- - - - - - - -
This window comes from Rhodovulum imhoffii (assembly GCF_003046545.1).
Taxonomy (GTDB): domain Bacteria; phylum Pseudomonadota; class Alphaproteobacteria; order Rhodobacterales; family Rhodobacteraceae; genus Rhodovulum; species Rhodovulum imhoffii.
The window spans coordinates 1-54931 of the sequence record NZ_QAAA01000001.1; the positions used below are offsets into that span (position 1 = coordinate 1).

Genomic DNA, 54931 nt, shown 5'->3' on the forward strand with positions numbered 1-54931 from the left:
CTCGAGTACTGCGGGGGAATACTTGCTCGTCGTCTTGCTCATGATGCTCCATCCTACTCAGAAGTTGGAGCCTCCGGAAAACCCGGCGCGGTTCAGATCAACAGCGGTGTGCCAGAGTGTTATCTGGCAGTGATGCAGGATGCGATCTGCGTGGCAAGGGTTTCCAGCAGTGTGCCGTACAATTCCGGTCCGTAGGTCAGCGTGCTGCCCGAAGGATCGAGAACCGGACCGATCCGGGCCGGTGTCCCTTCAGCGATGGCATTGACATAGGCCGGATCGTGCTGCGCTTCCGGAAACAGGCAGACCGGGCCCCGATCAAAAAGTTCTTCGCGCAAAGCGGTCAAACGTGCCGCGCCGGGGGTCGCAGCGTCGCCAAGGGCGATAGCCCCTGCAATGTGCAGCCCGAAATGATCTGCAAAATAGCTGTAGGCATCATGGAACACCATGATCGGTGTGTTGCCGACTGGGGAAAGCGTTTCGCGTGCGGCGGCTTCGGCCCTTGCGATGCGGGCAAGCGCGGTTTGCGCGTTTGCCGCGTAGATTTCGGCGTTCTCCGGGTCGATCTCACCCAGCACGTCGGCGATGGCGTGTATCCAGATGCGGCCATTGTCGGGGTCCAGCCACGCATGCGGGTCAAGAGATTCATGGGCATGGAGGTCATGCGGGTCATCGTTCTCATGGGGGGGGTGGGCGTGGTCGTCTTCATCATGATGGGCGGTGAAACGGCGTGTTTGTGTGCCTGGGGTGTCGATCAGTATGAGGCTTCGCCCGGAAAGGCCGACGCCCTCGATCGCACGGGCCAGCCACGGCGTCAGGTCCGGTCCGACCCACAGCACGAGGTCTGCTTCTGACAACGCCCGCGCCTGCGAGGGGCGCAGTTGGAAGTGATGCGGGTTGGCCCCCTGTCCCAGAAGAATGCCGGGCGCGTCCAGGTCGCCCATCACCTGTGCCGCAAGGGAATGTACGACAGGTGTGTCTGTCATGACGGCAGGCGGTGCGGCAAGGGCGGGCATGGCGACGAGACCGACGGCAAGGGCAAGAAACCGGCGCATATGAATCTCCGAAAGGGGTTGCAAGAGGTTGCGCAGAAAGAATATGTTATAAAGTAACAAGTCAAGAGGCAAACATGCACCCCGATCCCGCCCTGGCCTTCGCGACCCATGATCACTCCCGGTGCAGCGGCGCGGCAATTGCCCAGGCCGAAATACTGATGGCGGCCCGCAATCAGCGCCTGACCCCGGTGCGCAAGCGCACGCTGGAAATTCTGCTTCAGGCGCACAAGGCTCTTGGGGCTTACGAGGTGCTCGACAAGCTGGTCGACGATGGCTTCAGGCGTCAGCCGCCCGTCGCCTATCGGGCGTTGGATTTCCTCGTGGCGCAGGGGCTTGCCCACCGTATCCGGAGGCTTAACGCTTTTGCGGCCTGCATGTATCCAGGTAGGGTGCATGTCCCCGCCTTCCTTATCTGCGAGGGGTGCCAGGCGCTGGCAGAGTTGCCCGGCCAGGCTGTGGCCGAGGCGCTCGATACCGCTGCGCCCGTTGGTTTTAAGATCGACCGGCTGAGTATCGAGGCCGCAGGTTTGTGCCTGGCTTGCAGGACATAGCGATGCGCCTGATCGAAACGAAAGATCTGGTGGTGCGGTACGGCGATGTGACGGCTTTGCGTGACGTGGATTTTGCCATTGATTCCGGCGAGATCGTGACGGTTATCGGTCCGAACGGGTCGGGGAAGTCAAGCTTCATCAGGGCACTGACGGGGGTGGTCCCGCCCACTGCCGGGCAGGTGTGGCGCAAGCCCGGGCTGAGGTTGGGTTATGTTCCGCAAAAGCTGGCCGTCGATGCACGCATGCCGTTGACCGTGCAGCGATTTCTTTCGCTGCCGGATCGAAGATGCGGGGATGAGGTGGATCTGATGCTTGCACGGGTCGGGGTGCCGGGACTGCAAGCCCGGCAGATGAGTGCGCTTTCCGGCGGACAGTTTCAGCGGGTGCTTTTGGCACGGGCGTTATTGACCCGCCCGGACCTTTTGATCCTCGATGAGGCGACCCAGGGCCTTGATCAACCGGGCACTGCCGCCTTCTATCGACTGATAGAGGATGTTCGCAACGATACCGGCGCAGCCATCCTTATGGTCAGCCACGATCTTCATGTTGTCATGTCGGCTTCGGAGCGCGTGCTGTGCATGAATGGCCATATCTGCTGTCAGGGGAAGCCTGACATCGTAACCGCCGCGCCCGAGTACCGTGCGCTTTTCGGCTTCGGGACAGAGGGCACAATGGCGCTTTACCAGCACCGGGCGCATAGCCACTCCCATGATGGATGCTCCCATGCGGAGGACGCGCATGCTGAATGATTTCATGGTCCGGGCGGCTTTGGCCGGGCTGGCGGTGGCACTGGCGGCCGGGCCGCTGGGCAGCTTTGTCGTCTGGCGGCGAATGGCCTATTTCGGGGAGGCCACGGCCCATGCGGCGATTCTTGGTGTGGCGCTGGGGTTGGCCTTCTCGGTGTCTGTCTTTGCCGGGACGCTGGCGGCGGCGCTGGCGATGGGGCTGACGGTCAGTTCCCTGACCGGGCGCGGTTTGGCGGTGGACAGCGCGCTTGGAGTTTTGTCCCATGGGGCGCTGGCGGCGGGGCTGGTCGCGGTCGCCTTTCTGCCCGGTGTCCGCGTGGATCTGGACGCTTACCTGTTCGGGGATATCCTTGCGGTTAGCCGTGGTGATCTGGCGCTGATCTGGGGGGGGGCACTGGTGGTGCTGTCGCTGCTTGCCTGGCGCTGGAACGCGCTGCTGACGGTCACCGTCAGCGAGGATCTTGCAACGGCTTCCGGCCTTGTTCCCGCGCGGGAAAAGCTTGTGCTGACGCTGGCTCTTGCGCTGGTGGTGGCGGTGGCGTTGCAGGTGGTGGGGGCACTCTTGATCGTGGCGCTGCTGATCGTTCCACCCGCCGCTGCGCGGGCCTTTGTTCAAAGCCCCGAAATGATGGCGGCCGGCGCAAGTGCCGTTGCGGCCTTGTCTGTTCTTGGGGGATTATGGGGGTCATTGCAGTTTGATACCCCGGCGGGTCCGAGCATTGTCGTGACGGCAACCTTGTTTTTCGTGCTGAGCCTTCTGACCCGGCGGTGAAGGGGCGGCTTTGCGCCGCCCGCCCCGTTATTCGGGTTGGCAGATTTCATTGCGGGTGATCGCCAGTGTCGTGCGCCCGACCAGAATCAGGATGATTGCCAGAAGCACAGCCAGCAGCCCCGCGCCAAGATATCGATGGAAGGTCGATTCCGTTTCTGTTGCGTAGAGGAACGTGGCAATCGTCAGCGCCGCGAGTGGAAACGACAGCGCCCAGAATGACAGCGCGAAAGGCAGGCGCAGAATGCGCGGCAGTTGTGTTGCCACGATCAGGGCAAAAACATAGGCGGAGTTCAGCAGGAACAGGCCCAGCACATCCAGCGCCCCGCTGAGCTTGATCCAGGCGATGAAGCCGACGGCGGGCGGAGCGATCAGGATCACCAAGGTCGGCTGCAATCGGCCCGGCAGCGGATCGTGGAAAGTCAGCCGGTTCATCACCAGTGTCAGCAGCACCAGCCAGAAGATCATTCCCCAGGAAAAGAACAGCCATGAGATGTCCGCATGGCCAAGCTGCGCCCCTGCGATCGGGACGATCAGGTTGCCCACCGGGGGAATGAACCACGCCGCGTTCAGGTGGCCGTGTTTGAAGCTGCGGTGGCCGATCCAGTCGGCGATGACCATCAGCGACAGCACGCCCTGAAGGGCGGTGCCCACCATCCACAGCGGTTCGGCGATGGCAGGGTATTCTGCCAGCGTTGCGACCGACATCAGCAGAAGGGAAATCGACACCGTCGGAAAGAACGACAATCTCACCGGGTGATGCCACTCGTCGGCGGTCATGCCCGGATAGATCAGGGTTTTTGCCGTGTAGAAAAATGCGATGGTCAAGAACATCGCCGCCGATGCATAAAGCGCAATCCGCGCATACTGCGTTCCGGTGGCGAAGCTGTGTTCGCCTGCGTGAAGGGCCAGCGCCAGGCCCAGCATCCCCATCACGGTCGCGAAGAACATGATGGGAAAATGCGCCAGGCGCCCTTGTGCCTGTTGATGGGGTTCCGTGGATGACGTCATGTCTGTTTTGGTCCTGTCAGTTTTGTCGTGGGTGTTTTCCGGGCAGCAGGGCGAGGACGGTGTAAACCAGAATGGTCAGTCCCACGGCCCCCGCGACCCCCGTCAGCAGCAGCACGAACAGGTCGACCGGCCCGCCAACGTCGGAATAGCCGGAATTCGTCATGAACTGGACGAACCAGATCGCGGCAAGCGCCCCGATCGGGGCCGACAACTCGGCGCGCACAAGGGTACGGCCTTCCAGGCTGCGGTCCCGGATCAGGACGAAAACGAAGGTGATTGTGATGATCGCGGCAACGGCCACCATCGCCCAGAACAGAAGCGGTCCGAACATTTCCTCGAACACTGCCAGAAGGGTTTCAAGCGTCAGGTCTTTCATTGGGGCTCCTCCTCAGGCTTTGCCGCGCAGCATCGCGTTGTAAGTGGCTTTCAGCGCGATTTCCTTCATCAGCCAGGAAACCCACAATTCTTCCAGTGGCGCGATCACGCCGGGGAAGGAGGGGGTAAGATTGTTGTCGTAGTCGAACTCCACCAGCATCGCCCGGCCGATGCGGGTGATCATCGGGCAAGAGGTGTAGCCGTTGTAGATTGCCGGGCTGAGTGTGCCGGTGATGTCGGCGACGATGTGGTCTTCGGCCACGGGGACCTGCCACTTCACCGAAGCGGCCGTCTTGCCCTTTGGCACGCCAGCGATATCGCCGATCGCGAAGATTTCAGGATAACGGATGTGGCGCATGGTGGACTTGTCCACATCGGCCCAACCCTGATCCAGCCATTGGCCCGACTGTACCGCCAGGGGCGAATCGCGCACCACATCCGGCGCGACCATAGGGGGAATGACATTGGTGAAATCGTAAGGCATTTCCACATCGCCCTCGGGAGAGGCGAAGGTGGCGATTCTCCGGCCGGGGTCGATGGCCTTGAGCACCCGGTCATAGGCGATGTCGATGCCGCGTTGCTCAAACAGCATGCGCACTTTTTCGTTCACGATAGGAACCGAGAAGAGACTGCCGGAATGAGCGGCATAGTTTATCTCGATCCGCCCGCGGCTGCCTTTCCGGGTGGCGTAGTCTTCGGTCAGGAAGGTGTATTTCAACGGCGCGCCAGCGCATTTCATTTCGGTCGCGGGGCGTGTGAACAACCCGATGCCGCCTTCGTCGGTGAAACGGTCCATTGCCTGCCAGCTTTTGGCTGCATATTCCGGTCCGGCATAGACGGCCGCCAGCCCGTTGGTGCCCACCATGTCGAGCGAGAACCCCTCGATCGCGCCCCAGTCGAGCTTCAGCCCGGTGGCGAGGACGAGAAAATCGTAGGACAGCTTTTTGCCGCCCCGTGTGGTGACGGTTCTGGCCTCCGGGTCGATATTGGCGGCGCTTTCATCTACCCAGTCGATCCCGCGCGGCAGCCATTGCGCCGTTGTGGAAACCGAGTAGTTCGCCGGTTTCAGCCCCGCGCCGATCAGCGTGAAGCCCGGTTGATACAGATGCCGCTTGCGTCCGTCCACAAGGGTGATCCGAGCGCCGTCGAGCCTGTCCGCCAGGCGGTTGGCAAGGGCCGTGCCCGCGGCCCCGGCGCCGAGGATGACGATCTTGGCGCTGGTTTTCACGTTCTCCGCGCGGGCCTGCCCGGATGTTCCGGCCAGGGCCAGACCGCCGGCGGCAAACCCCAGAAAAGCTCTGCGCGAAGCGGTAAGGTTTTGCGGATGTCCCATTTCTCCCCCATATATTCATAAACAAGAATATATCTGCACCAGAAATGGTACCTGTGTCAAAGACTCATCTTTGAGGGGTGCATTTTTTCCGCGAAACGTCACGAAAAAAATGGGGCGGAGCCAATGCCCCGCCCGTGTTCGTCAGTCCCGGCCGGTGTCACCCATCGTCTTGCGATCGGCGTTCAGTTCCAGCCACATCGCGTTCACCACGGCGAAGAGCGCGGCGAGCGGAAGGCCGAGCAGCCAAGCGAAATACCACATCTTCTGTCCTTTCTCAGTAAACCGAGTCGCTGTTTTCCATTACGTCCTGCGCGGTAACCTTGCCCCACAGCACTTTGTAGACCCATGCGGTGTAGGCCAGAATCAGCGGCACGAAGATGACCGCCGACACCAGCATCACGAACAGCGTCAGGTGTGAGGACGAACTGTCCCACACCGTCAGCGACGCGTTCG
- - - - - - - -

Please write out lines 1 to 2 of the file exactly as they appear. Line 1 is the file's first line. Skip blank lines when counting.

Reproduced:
This window comes from Rhodovulum imhoffii (assembly GCF_003046545.1).
Taxonomy (GTDB): domain Bacteria; phylum Pseudomonadota; class Alphaproteobacteria; order Rhodobacterales; family Rhodobacteraceae; genus Rhodovulum; species Rhodovulum imhoffii.